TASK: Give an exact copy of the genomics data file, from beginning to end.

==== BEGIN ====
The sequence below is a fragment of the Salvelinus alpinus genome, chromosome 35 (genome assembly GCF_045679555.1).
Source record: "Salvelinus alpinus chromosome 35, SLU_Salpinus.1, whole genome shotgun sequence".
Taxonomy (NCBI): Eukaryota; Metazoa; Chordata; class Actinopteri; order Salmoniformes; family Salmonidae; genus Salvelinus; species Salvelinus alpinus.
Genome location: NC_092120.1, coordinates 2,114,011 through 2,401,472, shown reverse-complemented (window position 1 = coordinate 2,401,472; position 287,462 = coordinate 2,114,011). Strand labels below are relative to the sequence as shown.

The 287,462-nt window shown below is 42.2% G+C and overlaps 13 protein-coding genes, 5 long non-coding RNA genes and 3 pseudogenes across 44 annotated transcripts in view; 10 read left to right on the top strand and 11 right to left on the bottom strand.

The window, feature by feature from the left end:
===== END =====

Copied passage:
The sequence below is a fragment of the Salvelinus alpinus genome, chromosome 35 (genome assembly GCF_045679555.1).
Source record: "Salvelinus alpinus chromosome 35, SLU_Salpinus.1, whole genome shotgun sequence".
Taxonomy (NCBI): Eukaryota; Metazoa; Chordata; class Actinopteri; order Salmoniformes; family Salmonidae; genus Salvelinus; species Salvelinus alpinus.
Genome location: NC_092120.1, coordinates 2,114,011 through 2,401,472, shown reverse-complemented (window position 1 = coordinate 2,401,472; position 287,462 = coordinate 2,114,011). Strand labels below are relative to the sequence as shown.

The 287,462-nt window shown below is 42.2% G+C and overlaps 13 protein-coding genes, 5 long non-coding RNA genes and 3 pseudogenes across 44 annotated transcripts in view; 10 read left to right on the top strand and 11 right to left on the bottom strand.

The window, feature by feature from the left end: